Guide to Driving in Germany

Germany is famous mainly for the quality of the streets. You won’t have problems with bumps, cracks or holes since they are patched in less than 4 hours after they’ve been reported. The road signs will be extremely easy to read because they’re almost the same like in UK. All the important information is written both in German and in English. People are usually speaking English, and so do the police officers; you won’t have any trouble finding your way around. The traffic is on the right and overtakes are on the left. In unmarked intersections you must give way to vehicles coming from your right. An interesting rule is that when a lane ends and merges with a second one, each driver must allow one car to pass in front of him on the remaining lane. The parking can be done on the right side of the road if there’s no other restriction applied. Usually there’s the white P on blue background indicator marking that you can park in that particular area. Local drivers are polite and respectful with tourists.

Police officers are taking the law very seriously so you should try and respect the rules, including the speeding limits. There are lots of speeding cameras mounted across the country and you might get a fine directly at your home without even knowing it. The police cars are painted in silver with either blue or green on the hood and on the sides. The word on them is ‘POLIZEI’. If driving on autobahn you’ll likely get the chance to see some police Audi R8s or Porsche 911s. About documents we must say that it’s required to have an identification card, a third party car insurance and your domestic license.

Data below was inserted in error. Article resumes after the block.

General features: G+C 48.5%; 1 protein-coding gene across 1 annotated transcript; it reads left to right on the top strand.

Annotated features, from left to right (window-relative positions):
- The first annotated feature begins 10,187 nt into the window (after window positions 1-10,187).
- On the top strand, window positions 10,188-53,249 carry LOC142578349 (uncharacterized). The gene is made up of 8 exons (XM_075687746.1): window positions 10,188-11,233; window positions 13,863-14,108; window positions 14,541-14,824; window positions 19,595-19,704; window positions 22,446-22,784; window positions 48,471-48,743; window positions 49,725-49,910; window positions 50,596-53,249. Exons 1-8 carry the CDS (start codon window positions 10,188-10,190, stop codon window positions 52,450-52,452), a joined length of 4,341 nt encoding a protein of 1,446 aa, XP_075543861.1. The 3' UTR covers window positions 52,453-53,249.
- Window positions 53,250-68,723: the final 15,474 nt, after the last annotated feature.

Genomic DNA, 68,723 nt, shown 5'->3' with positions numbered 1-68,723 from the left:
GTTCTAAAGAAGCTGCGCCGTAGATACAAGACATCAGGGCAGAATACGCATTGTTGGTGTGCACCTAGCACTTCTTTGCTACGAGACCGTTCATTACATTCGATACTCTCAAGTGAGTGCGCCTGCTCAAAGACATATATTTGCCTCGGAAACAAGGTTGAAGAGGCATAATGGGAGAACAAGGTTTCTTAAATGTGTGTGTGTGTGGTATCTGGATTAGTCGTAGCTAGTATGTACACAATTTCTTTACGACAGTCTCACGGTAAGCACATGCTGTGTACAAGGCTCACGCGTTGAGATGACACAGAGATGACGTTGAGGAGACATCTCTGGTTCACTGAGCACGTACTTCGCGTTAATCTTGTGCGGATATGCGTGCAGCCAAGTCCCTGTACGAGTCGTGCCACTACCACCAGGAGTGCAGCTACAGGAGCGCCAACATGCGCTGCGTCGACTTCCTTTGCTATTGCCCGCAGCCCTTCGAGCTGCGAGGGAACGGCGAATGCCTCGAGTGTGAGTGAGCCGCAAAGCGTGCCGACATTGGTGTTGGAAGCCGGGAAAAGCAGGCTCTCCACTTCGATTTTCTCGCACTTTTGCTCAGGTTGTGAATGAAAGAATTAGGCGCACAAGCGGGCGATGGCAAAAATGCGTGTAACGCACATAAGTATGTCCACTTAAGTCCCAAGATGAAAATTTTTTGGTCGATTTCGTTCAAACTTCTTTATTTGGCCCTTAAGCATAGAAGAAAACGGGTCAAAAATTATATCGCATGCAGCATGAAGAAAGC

Essential Driving Information

  • You are not required to have an international driver’s permit if you’re from European Union. The license will be valid for your entire visit.
  • Dipped beam must be used only when the visibility conditions are reduced and at night.
  • Using a mobile phone without hands-free while driving is illegal. You are allowed to make phone calls only if the vehicle is parked and the engine is turned off.
  • According to German law, all the passengers of a vehicle must wear seatbelts.
  • The autobahn, which is the most famous German highway, is not using a toll system.
Speed Limits
Town/City: 50kmh (30 mph)
Main Road: 100kmh (62 mph)
Motorway: 130kmh (80 mph)
Emergency Phone Numbers
Police: 110
Ambulance: 115
Firefighters: 112
General Information (as of 2014)
Min Driving Age: 18
Alcohol Limit: 0.03%
Petrol Price: €1.57/litre
Diesel Price: €1.39/litre
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